The Port of Halifax is saying bon voyage to another successful cruise season which brought floating heavyweights AIDAmar and Serenade of the Seas to Halifax on Friday, October 28, as the last ships of 2016.
Final passenger numbers are yet to be tallied, but port officials believe close to 240,000 cruise ship visitors passed through Halifax in 2016, a slight increase on last year’s 222,000 tourists.
“We are projecting a slight increase this year in terms of that overall passenger count, but fewer ships,” Port of Halifax spokesman Lane Farguson told the Chronicle Herald.
He said that the Anthem of the Seas could carry a maximum load of 4,180 passengers, making it the biggest ship overall to put in at Halifax in 2016.
Farguson said that cruise ships, like airliners, tend to sail as close to full capacity as possible.
“They do run a business,” he said.
And business is booming in Halifax. A report compiled two years ago revealed the cruise ship industry brings in $104.3 million each year in economic benefits.
This figure includes the money that tourists spend in local shops, restaurants, museums and galleries when they disembark in Halifax, as well as money spent on resupplying docking cruise ships.
Arriving vessels are stocked with supplies sourced locally, Farguson said, including Nova Scotian wines and seafood for passengers to enjoy, as well as more basic provisions such as bathroom and bedroom items.
“One of our mandates as a port authority is to create conditions for businesses to grow,” said Farguson. “We are certainly pleased.”
The Halifax Port Authority is also helping to power Nova Scotia’s tourist industry. Cruise passengers can spend the day in Halifax where they can take in sights such as Pier 21 or Citadel Hill, as well as explore the seafront boardwalk and walk through a revitalized downtown core.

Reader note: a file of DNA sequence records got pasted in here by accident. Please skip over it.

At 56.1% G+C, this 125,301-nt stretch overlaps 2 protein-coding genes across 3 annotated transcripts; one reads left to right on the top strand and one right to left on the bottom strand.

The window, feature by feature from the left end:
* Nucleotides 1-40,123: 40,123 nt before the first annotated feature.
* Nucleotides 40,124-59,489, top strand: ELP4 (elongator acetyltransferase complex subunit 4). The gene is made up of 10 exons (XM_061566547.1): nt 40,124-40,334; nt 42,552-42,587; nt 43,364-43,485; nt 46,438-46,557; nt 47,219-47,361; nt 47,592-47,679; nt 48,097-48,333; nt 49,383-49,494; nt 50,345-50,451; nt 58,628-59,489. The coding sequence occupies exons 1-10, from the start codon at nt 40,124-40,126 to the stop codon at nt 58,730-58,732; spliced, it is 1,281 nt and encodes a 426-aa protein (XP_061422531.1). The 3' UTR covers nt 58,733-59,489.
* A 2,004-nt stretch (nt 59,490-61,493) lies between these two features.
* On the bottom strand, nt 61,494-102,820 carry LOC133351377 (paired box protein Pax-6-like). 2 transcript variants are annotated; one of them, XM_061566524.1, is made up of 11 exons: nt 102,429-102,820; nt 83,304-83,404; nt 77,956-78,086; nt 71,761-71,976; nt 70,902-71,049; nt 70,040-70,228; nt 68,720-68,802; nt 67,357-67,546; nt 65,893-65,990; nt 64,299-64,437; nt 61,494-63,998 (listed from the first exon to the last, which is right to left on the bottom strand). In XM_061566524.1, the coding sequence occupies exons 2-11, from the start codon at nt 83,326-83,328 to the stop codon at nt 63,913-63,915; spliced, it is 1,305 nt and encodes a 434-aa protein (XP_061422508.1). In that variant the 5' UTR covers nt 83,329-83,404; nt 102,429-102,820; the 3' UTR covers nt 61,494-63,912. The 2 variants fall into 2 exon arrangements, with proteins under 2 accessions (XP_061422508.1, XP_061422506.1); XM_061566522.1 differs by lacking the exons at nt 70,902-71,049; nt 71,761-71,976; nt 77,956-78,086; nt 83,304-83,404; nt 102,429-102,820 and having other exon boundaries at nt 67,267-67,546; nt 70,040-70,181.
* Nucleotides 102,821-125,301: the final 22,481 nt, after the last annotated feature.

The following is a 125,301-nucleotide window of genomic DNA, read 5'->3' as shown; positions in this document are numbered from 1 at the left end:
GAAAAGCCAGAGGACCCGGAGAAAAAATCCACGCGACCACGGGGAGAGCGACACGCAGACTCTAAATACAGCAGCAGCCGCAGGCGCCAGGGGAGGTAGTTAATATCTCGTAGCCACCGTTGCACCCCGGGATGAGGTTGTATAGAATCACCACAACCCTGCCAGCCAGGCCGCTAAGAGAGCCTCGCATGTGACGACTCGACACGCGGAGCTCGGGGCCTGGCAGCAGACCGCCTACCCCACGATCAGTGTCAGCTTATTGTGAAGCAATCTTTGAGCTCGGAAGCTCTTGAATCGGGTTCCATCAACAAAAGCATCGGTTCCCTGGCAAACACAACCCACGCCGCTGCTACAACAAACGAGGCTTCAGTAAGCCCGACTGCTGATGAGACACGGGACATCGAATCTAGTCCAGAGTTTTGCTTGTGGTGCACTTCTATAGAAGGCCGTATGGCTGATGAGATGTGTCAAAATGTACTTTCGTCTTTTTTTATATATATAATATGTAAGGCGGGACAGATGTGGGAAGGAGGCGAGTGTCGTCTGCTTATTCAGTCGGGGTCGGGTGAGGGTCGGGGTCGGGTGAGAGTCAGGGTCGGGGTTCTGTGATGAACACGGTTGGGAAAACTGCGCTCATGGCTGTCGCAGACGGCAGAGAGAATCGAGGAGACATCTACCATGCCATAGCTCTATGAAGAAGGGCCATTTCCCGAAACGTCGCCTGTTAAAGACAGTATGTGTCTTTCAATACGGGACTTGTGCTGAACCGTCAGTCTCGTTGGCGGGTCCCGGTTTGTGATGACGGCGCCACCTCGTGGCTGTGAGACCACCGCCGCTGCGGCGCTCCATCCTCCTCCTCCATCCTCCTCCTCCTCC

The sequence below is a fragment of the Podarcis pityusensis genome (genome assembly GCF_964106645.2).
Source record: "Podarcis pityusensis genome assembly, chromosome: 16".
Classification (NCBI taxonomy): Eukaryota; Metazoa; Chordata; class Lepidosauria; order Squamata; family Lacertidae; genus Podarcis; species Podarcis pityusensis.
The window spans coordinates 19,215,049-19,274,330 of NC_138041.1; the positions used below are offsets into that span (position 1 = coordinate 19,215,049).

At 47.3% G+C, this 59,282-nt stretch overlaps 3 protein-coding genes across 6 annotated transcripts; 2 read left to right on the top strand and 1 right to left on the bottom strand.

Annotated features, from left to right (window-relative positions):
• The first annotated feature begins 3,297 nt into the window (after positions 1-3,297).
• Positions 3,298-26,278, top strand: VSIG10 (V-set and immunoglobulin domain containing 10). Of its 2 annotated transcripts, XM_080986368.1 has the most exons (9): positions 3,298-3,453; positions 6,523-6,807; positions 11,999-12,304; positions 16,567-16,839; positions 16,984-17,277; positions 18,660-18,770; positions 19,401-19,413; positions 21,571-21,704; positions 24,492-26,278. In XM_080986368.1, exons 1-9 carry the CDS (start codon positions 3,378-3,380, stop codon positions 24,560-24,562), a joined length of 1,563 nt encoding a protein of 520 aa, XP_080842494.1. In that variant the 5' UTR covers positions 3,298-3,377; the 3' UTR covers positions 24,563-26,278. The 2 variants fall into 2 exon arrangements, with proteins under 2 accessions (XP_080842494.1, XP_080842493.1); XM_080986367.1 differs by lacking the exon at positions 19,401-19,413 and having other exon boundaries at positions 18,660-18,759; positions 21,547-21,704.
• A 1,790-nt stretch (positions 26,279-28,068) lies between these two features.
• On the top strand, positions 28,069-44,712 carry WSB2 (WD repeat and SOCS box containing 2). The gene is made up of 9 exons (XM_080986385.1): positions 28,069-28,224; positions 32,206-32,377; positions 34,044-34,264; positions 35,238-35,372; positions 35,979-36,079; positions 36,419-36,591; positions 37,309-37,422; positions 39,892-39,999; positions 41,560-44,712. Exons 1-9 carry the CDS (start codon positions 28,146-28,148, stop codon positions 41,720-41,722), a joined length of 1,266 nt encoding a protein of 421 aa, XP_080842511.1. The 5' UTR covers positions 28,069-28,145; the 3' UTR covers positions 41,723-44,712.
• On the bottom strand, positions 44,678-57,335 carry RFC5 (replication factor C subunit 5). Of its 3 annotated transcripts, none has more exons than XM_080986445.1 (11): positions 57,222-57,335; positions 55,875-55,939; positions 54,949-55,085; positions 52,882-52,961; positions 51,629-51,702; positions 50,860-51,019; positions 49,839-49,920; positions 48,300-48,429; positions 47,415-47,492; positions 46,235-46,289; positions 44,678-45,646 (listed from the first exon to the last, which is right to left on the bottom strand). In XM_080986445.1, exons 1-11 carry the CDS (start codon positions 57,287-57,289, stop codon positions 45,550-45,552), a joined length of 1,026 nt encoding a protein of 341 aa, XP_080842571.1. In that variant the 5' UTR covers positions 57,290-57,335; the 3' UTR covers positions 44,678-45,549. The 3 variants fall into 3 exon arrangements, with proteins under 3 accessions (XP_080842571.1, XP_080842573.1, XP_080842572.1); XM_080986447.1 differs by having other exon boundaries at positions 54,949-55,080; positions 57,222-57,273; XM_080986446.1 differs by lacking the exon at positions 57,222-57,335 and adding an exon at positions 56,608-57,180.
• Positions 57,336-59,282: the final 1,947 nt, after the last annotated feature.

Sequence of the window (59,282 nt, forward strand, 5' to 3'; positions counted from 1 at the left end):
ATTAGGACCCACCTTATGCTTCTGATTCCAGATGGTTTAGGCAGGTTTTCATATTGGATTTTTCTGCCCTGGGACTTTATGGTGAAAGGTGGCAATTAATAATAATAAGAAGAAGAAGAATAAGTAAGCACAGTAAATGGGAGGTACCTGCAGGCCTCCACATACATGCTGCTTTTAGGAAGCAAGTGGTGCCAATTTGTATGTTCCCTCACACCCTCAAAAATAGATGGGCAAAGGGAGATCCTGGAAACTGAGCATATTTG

“I know that the Citadel tour is very popular,” said Farguson.
However, many disembarking passengers opt for guided coach tours further afield, visiting the coastline at Peggy’s Cove or the historic town of Lunenburg, a UNESCO World Heritage site.
“We are very fortunate here in Nova Scotia to live in a place where people come to spend their vacations,” said Ambassatours Gray Line CEO Dennis Campbell, in a release Thursday.
“It is our privilege to provide our cruise guests with a service that helps make their time in our region even more memorable while supporting the local tourism economy.”
Attractions like Lunenburg are within a 90-minute travel ‘comfort zone,’ allowing cruise passengers who typically arrive in Halifax at 8 a.m. a full day to experience a taste of Nova Scotia, according to Farguson.
“All of these pieces are coming together when our cruise ship guests come to visit us.”
Peak time for tourists is September and October, as many come to see Nova Scotia’s fall colours as well as enjoy the numerous festivals, cultural attractions, mild climate and rugged Atlantic coastline.
But Farguson said there was also room for growth in summer, when Halifax hosts major cultural events such as Canada Day and the Lebanese Festival, as well as the Ribfest, Beerfest and Oyster Festival.
“There is room in the summer market and we are working toward that goal,” he said.
Planning for the 2017 cruise season is already underway and Halifax could expect a similar number of tourists as it did this season.